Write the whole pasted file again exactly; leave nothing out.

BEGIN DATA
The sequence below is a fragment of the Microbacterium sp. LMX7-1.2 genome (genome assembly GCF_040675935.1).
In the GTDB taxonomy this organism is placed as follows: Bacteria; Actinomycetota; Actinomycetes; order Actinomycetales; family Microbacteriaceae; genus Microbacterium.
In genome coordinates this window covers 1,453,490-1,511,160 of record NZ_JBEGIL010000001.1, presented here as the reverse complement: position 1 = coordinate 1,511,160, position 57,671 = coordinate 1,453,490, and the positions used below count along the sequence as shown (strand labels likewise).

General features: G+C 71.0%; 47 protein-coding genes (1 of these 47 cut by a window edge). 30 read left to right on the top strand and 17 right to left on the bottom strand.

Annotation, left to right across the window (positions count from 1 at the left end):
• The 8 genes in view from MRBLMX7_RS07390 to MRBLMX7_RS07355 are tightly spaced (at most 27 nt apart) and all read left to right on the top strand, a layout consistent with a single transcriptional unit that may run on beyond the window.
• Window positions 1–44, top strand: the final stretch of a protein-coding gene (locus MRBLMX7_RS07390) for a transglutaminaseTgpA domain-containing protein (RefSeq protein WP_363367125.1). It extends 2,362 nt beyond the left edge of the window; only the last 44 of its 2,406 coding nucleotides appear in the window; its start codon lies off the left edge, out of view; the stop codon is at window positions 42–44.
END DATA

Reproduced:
The sequence below is a fragment of the Microbacterium sp. LMX7-1.2 genome (genome assembly GCF_040675935.1).
In the GTDB taxonomy this organism is placed as follows: Bacteria; Actinomycetota; Actinomycetes; order Actinomycetales; family Microbacteriaceae; genus Microbacterium.
In genome coordinates this window covers 1,453,490-1,511,160 of record NZ_JBEGIL010000001.1, presented here as the reverse complement: position 1 = coordinate 1,511,160, position 57,671 = coordinate 1,453,490, and the positions used below count along the sequence as shown (strand labels likewise).

General features: G+C 71.0%; 47 protein-coding genes (1 of these 47 cut by a window edge). 30 read left to right on the top strand and 17 right to left on the bottom strand.

Annotation, left to right across the window (positions count from 1 at the left end):
• The 8 genes in view from MRBLMX7_RS07390 to MRBLMX7_RS07355 are tightly spaced (at most 27 nt apart) and all read left to right on the top strand, a layout consistent with a single transcriptional unit that may run on beyond the window.
• Window positions 1–44, top strand: the final stretch of a protein-coding gene (locus MRBLMX7_RS07390) for a transglutaminaseTgpA domain-containing protein (RefSeq protein WP_363367125.1). It extends 2,362 nt beyond the left edge of the window; only the last 44 of its 2,406 coding nucleotides appear in the window; its start codon lies off the left edge, out of view; the stop codon is at window positions 42–44.